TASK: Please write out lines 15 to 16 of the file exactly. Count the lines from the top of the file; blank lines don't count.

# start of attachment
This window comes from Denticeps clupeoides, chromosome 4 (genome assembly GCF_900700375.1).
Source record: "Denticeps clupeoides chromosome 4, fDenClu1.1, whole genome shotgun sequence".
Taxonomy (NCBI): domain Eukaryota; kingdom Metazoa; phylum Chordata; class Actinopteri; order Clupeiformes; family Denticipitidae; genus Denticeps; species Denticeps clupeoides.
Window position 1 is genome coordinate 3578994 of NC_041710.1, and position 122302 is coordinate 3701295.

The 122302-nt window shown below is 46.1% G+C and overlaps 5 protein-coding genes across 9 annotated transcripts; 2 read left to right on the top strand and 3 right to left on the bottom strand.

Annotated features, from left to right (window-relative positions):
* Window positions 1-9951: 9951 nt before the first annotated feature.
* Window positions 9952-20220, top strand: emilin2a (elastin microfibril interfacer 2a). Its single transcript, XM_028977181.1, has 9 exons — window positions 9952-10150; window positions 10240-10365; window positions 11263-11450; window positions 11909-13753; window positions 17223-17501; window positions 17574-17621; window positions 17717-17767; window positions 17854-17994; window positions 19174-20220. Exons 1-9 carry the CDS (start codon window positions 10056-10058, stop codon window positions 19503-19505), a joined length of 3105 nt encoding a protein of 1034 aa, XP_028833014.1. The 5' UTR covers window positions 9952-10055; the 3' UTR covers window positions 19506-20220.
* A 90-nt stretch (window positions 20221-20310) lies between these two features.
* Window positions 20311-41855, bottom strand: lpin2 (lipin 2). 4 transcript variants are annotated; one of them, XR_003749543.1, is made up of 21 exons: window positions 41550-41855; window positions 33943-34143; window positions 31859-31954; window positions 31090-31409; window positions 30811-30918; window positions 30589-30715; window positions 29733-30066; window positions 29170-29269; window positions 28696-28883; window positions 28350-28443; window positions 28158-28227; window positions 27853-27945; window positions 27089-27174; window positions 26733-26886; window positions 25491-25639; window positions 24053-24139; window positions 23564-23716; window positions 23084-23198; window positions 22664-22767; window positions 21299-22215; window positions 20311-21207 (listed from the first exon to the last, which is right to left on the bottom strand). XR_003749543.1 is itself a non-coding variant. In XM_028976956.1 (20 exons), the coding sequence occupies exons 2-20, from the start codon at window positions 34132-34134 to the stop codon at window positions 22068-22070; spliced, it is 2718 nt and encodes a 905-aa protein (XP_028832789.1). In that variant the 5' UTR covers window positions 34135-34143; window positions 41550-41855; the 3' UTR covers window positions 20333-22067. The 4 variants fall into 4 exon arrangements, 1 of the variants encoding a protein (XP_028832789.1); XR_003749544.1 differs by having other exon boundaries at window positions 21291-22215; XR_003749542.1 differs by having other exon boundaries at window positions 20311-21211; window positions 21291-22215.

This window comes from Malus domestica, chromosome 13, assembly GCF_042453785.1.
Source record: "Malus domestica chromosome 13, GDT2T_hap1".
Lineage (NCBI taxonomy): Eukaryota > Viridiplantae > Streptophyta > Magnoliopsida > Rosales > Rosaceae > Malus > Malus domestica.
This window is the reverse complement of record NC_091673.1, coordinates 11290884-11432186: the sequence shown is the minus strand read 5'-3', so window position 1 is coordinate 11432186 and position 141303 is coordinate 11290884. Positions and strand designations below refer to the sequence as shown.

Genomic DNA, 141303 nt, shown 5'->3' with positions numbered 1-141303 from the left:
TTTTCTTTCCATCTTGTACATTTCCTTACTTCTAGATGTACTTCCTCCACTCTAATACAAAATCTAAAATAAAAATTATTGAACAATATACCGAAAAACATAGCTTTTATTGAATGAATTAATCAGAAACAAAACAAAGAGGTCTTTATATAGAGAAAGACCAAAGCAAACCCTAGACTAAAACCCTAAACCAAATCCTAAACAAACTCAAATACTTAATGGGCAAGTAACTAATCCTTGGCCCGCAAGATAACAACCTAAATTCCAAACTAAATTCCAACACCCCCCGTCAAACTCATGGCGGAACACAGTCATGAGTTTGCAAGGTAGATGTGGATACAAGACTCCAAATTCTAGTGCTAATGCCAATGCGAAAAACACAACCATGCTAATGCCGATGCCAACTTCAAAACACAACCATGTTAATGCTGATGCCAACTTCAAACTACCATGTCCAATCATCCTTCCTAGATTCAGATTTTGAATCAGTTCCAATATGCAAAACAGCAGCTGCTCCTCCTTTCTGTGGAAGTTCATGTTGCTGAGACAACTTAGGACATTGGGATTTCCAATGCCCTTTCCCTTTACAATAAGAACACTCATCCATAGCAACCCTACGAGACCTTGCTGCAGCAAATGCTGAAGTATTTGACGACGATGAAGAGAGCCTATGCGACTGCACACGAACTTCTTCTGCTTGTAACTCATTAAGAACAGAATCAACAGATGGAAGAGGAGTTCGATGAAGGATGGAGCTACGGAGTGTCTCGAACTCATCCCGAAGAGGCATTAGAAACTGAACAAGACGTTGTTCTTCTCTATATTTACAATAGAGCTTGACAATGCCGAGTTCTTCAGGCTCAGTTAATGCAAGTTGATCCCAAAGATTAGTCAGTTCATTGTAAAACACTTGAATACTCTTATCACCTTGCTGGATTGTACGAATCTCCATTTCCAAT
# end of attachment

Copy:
Genomic DNA, 141303 nt, shown 5'->3' with positions numbered 1-141303 from the left:
TTTTCTTTCCATCTTGTACATTTCCTTACTTCTAGATGTACTTCCTCCACTCTAATACAAAATCTAAAATAAAAATTATTGAACAATATACCGAAAAACATAGCTTTTATTGAATGAATTAATCAGAAACAAAACAAAGAGGTCTTTATATAGAGAAAGACCAAAGCAAACCCTAGACTAAAACCCTAAACCAAATCCTAAACAAACTCAAATACTTAATGGGCAAGTAACTAATCCTTGGCCCGCAAGATAACAACCTAAATTCCAAACTAAATTCCAACACCCCCCGTCAAACTCATGGCGGAACACAGTCATGAGTTTGCAAGGTAGATGTGGATACAAGACTCCAAATTCTAGTGCTAATGCCAATGCGAAAAACACAACCATGCTAATGCCGATGCCAACTTCAAAACACAACCATGTTAATGCTGATGCCAACTTCAAACTACCATGTCCAATCATCCTTCCTAGATTCAGATTTTGAATCAGTTCCAATATGCAAAACAGCAGCTGCTCCTCCTTTCTGTGGAAGTTCATGTTGCTGAGACAACTTAGGACATTGGGATTTCCAATGCCCTTTCCCTTTACAATAAGAACACTCATCCATAGCAACCCTACGAGACCTTGCTGCAGCAAATGCTGAAGTATTTGACGACGATGAAGAGAGCCTATGCGACTGCACACGAACTTCTTCTGCTTGTAACTCATTAAGAACAGAATCAACAGATGGAAGAGGAGTTCGATGAAGGATGGAGCTACGGAGTGTCTCGAACTCATCCCGAAGAGGCATTAGAAACTGAACAAGACGTTGTTCTTCTCTATATTTACAATAGAGCTTGACAATGCCGAGTTCTTCAGGCTCAGTTAATGCAAGTTGATCCCAAAGATTAGTCAGTTCATTGTAAAACACTTGAATACTCTTATCACCTTGCTGGATTGTACGAATCTCCATTTCCAAT